The Quebec program allows parents to choose between two options: either the basic plan or the special plan. They differ in the duration of leave and the percentage of income replaced, allowing parents to pick between lower benefits for a longer period or higher benefits for a shorter period. Presently a two-parent family can receive up to a total of 55 weeks of benefits to be used in the year after a child is born with up to 3 weeks where both parents can be on leave at the same time. Under Quebec’s special plan, the same family receives up to 43 weeks of benefits but at a higher benefit rate, during the same year. The federal government has recently adopted a similar approach in letting parents chose to spread the same EI maternity and parental benefits over either 12 or 18 months.

Others have pointed to Quebec’s reserved leave for fathers as a positive feature. While it has increased the rate at which fathers in the province claim benefits, we do not yet have compelling evidence that it has had the hoped-for effects on gender equity in unpaid care and paid work.  Again, the federal government has announced that, beginning in 2019, second parents will have access to a similar reserved benefit.

But Quebec’s provincial plan has other important features that the federal EI system does not:

  • Nonstandard employment (part-time and contract work, self-employment and freelancing) is not well-recognized in the federal model. Self-employed workers can, with enough advance planning, choose to opt into the federal EI system and collect benefits if they meet the minimum contribution and earnings requirements. But Quebec’s system covers all workers by default, regardless of whether they are in standard or non-standard employment, and, with more and more of these jobs becoming common practice, fewer parents will be covered under the federal program.[6]
  • More than one in five new mothers outside Quebec work in the year before giving birth or adopting but does not meet the EI eligibility test of working at least 600 hours (or about 4 months full-time) in insured employment and, as result, miss out on EI benefits, even if she has paid into the system. By contrast, Quebec’s system makes it easier to qualify based on a low earnings threshold of $2,000.  For a minimum wage worker today in Ontario, this would mean working about 143 hours to qualify.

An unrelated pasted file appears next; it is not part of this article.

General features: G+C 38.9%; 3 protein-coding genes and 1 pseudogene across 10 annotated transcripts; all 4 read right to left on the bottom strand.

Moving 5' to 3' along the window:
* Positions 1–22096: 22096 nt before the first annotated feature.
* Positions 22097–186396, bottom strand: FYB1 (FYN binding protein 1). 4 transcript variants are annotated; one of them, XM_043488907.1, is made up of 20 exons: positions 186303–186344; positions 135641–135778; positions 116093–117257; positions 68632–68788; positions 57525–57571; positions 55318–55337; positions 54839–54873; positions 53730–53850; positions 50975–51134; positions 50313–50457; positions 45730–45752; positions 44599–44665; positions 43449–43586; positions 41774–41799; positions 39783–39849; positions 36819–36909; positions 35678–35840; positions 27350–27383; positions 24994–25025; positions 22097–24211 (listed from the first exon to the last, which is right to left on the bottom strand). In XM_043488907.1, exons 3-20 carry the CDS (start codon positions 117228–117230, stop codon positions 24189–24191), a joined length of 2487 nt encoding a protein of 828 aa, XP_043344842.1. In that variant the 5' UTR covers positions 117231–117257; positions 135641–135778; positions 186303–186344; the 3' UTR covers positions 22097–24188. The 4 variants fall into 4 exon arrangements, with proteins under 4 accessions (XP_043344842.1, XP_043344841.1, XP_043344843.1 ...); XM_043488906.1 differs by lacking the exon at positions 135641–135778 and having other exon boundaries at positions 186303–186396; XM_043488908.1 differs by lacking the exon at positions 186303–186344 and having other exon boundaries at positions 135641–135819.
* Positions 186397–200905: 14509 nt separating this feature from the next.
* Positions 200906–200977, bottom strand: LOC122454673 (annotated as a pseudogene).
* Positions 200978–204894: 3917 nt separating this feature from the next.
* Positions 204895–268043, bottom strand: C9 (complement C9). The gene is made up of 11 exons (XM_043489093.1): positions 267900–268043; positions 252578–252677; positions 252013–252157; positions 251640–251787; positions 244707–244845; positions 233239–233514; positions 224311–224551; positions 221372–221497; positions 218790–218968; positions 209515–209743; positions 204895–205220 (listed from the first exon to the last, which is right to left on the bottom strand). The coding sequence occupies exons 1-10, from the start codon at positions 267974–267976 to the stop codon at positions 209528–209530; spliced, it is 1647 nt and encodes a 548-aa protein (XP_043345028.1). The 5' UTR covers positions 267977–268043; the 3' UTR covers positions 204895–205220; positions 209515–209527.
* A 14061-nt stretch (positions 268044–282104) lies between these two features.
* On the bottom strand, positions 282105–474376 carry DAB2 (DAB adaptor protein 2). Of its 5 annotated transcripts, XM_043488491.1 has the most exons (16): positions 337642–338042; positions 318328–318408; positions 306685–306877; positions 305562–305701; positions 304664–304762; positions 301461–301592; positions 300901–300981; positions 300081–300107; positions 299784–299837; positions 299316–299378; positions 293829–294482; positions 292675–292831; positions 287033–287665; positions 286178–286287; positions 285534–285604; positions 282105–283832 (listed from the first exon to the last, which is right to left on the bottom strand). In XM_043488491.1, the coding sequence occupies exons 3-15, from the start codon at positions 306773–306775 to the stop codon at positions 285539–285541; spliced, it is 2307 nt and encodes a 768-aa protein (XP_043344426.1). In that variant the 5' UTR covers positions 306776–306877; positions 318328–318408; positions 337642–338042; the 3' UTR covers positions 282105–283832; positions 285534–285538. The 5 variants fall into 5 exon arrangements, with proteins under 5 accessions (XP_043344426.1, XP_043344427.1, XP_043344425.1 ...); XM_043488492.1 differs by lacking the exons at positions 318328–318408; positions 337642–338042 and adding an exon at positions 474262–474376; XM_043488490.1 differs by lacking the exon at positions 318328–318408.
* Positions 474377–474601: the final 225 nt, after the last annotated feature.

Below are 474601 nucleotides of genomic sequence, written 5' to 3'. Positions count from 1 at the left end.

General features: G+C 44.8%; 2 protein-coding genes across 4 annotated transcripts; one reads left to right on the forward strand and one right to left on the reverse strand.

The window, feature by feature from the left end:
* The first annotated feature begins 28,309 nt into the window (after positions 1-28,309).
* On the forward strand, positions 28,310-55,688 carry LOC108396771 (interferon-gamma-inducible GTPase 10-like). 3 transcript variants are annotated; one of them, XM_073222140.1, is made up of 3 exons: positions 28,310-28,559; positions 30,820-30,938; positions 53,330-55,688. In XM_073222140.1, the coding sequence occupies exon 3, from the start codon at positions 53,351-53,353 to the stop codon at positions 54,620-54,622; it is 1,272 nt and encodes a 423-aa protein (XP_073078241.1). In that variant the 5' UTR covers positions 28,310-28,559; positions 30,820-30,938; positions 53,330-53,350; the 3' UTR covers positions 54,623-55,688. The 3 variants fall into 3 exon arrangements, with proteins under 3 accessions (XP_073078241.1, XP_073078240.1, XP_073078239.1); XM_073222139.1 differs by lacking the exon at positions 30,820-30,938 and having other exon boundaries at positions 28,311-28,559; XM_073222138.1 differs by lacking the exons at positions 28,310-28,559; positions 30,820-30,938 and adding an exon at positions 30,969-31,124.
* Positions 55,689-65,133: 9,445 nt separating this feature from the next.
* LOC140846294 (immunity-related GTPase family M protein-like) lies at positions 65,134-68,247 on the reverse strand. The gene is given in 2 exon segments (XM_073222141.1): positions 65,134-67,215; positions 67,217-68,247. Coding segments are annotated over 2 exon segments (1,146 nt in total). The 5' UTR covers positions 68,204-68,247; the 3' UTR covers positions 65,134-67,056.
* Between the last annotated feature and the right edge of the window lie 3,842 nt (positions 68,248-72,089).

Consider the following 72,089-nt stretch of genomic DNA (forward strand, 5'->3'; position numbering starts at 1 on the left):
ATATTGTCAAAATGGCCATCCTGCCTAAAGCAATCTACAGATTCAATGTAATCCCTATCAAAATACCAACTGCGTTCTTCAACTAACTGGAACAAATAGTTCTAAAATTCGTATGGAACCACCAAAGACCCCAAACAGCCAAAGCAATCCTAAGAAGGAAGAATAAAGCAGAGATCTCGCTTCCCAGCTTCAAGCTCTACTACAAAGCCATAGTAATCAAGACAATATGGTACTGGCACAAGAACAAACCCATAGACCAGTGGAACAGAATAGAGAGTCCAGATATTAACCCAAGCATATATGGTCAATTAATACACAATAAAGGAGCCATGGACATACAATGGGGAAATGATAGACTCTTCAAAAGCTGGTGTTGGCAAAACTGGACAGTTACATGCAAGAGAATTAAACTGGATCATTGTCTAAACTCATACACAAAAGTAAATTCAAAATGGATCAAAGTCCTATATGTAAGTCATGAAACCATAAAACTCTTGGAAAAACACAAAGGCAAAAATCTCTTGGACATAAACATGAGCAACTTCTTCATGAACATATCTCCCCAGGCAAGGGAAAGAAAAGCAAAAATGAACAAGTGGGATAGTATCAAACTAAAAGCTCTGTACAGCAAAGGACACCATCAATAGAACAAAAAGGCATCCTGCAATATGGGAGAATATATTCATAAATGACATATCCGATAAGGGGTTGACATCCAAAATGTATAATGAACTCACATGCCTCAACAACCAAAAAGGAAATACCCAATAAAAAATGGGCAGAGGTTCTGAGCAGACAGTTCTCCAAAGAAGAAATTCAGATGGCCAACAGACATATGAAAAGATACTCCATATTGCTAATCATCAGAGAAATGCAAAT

• When employers agree, Quebec’s labour laws let a parent pause their leave and benefits to go back to work temporarily, if or when it makes sense for their family. By contrast, the federal system imposes a very low cap on the amount of work a parent can do while on parental benefits and, otherwise, asks parents to cancel their claim for benefits if they want to work for a brief time.

Under proposed legislation[7], Quebec is considering adding even more flexibility to:

  • Let parents use their benefits over two years instead of one, and extending the time within which birth mothers can claim maternity benefits, allowing parents more choice on when to work and when to take time off.
  • Let parents bank up to 10 days of benefits to be taken later on, since parents often need to take time off work as kids grow into pre-school years and beyond.
  • Offer more weeks of maternity benefits to mothers who have multiple births, recognizing the unique circumstances when delivering more than one infant at a time.

Taken together, there are real advantages for a province that is willing to take parental benefits out of the federal EI system. Namely, Ontario would get to design a system built for today’s families. The incoming government should learn from Quebec’s experience and design “made-for-Ontario” parental benefits regim

2. Rebate for up to 75 percent of childcare costs

The existing federal Child Care Expense Deduction (CCED) allows families to reduce annual taxable income by up to $8,000 for children under 6 and $5,000 for children 7-16. As a deduction, the CCED is more valuable to families paying higher tax rates. This must be deducted from the income of the lower income parent and cannot exceed two-thirds of the income of the lower earning spouse. In principle, the CCED is available to all two-income families, but because it is a deduction rather than a refundable credit, and because of the two-thirds and lower income spouse rules, the CCED is significantly more generous to higher income families. Sixty percent of low-income families are affected by the two-thirds rule, reducing the benefit they can claim.[8] Because the province currently, for provincial income tax, simply passes on the federal measures, it also passes on the same vertical inequity in the tax treatment of childcare expenses.